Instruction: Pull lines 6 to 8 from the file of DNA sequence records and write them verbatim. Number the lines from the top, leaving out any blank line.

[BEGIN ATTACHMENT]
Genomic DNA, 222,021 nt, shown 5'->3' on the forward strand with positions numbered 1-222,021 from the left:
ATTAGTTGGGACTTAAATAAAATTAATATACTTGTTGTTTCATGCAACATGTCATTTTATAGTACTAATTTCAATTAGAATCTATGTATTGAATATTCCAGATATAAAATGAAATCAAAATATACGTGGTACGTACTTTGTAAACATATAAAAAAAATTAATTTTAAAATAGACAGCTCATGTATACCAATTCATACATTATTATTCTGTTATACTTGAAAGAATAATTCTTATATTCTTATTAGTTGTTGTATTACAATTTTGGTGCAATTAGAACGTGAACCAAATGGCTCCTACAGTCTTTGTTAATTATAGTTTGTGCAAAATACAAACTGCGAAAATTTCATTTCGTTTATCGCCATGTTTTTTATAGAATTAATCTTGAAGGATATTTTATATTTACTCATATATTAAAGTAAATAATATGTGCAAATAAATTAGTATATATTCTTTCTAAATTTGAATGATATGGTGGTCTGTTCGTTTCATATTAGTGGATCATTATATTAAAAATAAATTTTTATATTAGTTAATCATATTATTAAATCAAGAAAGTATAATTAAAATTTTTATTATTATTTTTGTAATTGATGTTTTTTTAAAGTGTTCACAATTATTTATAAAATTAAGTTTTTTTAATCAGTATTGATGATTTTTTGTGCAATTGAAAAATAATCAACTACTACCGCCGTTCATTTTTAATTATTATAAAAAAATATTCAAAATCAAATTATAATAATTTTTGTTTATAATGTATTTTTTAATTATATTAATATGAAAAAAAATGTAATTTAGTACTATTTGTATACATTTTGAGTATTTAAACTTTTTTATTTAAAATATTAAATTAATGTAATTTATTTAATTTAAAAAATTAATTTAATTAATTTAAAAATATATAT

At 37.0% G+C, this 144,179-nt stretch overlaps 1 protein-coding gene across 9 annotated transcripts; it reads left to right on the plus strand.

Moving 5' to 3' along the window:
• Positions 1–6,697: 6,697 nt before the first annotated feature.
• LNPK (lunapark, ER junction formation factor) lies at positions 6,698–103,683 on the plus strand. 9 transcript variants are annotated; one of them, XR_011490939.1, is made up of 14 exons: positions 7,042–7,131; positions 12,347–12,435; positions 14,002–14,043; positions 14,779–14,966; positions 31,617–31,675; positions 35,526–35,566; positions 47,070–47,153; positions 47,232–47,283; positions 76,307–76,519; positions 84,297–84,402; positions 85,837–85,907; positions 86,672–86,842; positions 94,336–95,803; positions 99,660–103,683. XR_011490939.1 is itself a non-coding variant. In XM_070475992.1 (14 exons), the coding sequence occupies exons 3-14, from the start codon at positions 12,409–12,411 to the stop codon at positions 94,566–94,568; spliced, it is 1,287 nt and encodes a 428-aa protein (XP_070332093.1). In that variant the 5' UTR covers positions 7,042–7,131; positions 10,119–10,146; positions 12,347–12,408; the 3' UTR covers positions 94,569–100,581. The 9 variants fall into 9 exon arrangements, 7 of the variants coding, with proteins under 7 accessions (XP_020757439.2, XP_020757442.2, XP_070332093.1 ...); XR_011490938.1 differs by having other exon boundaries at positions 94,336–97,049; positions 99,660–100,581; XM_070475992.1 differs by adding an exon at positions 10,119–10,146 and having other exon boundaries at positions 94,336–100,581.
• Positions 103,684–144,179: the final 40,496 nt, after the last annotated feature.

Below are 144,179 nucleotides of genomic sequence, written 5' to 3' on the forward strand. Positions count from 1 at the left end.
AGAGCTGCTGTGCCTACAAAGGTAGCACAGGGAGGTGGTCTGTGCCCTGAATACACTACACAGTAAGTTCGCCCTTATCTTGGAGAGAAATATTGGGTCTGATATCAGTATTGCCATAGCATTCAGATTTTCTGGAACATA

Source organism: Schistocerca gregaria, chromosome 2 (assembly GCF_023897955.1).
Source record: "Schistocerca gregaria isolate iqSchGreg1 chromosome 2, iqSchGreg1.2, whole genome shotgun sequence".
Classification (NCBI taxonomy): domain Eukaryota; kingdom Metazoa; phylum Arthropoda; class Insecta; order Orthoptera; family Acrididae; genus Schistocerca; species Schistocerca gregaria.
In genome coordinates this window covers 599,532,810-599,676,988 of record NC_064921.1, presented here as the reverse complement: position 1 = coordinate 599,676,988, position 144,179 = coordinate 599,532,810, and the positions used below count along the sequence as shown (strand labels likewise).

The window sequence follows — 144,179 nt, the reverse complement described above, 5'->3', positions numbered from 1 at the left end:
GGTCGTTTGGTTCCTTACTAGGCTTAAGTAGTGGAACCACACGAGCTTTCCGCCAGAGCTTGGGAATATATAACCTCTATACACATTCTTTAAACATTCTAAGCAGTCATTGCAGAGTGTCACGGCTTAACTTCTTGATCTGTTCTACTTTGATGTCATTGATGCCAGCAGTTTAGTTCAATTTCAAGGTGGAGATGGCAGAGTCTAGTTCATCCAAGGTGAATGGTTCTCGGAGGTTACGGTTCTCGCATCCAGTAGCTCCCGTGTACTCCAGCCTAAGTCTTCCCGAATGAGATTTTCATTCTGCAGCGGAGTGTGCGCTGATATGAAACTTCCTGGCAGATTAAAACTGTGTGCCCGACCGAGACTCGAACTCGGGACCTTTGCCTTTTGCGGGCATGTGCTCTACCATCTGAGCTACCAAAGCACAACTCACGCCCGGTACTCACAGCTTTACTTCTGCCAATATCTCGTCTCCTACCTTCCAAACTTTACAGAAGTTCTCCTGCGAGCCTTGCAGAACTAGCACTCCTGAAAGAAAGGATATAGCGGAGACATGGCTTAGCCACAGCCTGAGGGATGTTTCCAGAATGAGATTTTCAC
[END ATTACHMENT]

• LNPK (lunapark, ER junction formation factor) lies at positions 6,698–103,683 on the plus strand. 9 transcript variants are annotated; one of them, XR_011490939.1, is made up of 14 exons: positions 7,042–7,131; positions 12,347–12,435; positions 14,002–14,043; positions 14,779–14,966; positions 31,617–31,675; positions 35,526–35,566; positions 47,070–47,153; positions 47,232–47,283; positions 76,307–76,519; positions 84,297–84,402; positions 85,837–85,907; positions 86,672–86,842; positions 94,336–95,803; positions 99,660–103,683. XR_011490939.1 is itself a non-coding variant. In XM_070475992.1 (14 exons), the coding sequence occupies exons 3-14, from the start codon at positions 12,409–12,411 to the stop codon at positions 94,566–94,568; spliced, it is 1,287 nt and encodes a 428-aa protein (XP_070332093.1). In that variant the 5' UTR covers positions 7,042–7,131; positions 10,119–10,146; positions 12,347–12,408; the 3' UTR covers positions 94,569–100,581. The 9 variants fall into 9 exon arrangements, 7 of the variants coding, with proteins under 7 accessions (XP_020757439.2, XP_020757442.2, XP_070332093.1 ...); XR_011490938.1 differs by having other exon boundaries at positions 94,336–97,049; positions 99,660–100,581; XM_070475992.1 differs by adding an exon at positions 10,119–10,146 and having other exon boundaries at positions 94,336–100,581.
• Positions 103,684–144,179: the final 40,496 nt, after the last annotated feature.

Below are 144,179 nucleotides of genomic sequence, written 5' to 3' on the forward strand. Positions count from 1 at the left end.